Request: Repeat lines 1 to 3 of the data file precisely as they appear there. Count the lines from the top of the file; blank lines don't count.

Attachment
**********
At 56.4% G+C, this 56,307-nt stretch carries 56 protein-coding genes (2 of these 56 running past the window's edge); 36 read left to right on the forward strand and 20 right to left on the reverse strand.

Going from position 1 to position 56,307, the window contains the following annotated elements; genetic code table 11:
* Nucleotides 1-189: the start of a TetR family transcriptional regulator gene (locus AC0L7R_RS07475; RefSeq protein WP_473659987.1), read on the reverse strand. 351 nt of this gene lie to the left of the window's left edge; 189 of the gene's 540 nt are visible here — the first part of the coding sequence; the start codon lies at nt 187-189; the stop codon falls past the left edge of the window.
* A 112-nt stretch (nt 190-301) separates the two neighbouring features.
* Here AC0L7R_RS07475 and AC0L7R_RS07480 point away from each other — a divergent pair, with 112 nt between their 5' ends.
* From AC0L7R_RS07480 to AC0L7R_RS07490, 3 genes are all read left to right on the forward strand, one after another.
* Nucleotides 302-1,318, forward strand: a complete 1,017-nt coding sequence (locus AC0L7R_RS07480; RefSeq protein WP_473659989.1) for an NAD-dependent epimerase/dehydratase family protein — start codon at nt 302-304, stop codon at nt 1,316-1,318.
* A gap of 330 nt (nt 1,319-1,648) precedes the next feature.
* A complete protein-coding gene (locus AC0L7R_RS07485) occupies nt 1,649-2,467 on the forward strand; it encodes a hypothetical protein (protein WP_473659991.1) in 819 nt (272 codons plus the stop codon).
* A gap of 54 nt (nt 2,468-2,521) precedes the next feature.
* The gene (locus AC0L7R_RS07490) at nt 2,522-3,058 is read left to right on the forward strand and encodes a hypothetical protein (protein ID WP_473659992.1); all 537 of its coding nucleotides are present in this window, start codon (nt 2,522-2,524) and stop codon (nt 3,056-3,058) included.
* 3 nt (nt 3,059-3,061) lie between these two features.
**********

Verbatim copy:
At 56.4% G+C, this 56,307-nt stretch carries 56 protein-coding genes (2 of these 56 running past the window's edge); 36 read left to right on the forward strand and 20 right to left on the reverse strand.

Going from position 1 to position 56,307, the window contains the following annotated elements; genetic code table 11:
* Nucleotides 1-189: the start of a TetR family transcriptional regulator gene (locus AC0L7R_RS07475; RefSeq protein WP_473659987.1), read on the reverse strand. 351 nt of this gene lie to the left of the window's left edge; 189 of the gene's 540 nt are visible here — the first part of the coding sequence; the start codon lies at nt 187-189; the stop codon falls past the left edge of the window.